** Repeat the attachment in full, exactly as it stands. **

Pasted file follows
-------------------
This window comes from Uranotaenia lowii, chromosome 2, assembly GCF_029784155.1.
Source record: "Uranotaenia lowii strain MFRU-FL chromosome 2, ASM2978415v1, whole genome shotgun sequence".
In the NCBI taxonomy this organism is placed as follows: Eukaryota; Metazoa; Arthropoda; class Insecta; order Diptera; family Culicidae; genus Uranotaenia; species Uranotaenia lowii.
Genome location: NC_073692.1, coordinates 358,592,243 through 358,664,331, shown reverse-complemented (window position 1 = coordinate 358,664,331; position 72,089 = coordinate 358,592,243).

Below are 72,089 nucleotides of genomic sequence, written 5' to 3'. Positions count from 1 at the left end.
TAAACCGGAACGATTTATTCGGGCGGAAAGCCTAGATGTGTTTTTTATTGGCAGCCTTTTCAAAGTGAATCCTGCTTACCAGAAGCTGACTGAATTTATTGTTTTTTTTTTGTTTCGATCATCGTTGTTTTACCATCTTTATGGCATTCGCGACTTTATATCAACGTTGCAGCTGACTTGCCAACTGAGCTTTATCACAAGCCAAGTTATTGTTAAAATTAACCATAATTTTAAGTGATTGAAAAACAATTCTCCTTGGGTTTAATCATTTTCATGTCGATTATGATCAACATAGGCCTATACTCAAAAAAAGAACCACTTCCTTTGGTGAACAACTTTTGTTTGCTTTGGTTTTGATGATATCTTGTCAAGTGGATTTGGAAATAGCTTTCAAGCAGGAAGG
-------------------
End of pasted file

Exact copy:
This window comes from Uranotaenia lowii, chromosome 2, assembly GCF_029784155.1.
Source record: "Uranotaenia lowii strain MFRU-FL chromosome 2, ASM2978415v1, whole genome shotgun sequence".
In the NCBI taxonomy this organism is placed as follows: Eukaryota; Metazoa; Arthropoda; class Insecta; order Diptera; family Culicidae; genus Uranotaenia; species Uranotaenia lowii.
Genome location: NC_073692.1, coordinates 358,592,243 through 358,664,331, shown reverse-complemented (window position 1 = coordinate 358,664,331; position 72,089 = coordinate 358,592,243).

Below are 72,089 nucleotides of genomic sequence, written 5' to 3'. Positions count from 1 at the left end.
TAAACCGGAACGATTTATTCGGGCGGAAAGCCTAGATGTGTTTTTTATTGGCAGCCTTTTCAAAGTGAATCCTGCTTACCAGAAGCTGACTGAATTTATTGTTTTTTTTTTGTTTCGATCATCGTTGTTTTACCATCTTTATGGCATTCGCGACTTTATATCAACGTTGCAGCTGACTTGCCAACTGAGCTTTATCACAAGCCAAGTTATTGTTAAAATTAACCATAATTTTAAGTGATTGAAAAACAATTCTCCTTGGGTTTAATCATTTTCATGTCGATTATGATCAACATAGGCCTATACTCAAAAAAAGAACCACTTCCTTTGGTGAACAACTTTTGTTTGCTTTGGTTTTGATGATATCTTGTCAAGTGGATTTGGAAATAGCTTTCAAGCAGGAAGG